The Modern Age Begins

William D. Wilkinson

in American Coastal Rescue Craft: A Design History of Coastal Rescue Craft Used by the USLSS and Uscg

Published by University Press of Florida

Published in print July 2009 | ISBN: 9780813033341
Published online September 2011 | e-ISBN: 9780813039022 | DOI:
The Modern Age Begins

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By the end of the nineteenth century, the introduction of internal combustion gasoline engines improved land transportation, particularly in terms of durability, power capacity, efficiency, and reliability. By 1899, gasoline engines were increasingly in wide use on small fishing boats and pleasure crafts. The USLSS took note of this advance as it attempted to create alternate propulsion forms for its larger lifeboats so that transit time to the rescue scene could be reduced, and their response range increased. Foreign lifeboat services have attempted to test various forms of mechanical power such as steam propulsion for lifeboats. The modern era of motor surfboats and lifeboats initiated in September 1899 in Lake Superior in Marquette, Michigan, as Lieutenant McLellan expressed interest in using internal combustion engines.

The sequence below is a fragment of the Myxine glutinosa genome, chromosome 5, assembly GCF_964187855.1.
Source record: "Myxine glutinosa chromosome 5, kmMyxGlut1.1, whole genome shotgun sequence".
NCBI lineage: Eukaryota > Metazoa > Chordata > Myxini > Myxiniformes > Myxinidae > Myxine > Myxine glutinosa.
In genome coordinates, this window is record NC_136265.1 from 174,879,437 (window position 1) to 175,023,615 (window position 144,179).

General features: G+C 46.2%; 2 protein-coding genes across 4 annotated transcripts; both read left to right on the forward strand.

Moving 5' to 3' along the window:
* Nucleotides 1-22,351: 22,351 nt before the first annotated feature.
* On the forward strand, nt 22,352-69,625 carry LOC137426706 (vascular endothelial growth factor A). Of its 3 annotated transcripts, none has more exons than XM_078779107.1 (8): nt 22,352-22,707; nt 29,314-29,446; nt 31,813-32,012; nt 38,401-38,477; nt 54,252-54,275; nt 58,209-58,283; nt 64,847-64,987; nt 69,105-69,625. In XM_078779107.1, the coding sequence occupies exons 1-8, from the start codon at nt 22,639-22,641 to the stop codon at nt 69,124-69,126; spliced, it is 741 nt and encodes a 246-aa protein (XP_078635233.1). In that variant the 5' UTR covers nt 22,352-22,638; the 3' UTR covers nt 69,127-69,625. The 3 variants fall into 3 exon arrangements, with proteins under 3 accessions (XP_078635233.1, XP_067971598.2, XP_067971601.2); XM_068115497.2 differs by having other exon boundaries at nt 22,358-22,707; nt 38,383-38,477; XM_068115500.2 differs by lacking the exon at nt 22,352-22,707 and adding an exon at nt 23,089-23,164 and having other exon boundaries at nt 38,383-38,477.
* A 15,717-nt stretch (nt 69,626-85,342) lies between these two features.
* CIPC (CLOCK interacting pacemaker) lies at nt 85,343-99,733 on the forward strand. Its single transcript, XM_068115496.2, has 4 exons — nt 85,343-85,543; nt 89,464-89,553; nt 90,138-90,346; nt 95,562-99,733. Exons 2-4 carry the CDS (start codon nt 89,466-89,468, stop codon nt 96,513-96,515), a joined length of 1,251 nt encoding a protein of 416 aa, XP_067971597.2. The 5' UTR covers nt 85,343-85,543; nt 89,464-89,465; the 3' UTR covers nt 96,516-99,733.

Keywords: internal combustion; gasoline engines; Lieutenant McLellan; modern era; Lake Superior; steam propulsion

Chapter.  8025 words.  Illustrated.

Subjects: Military History

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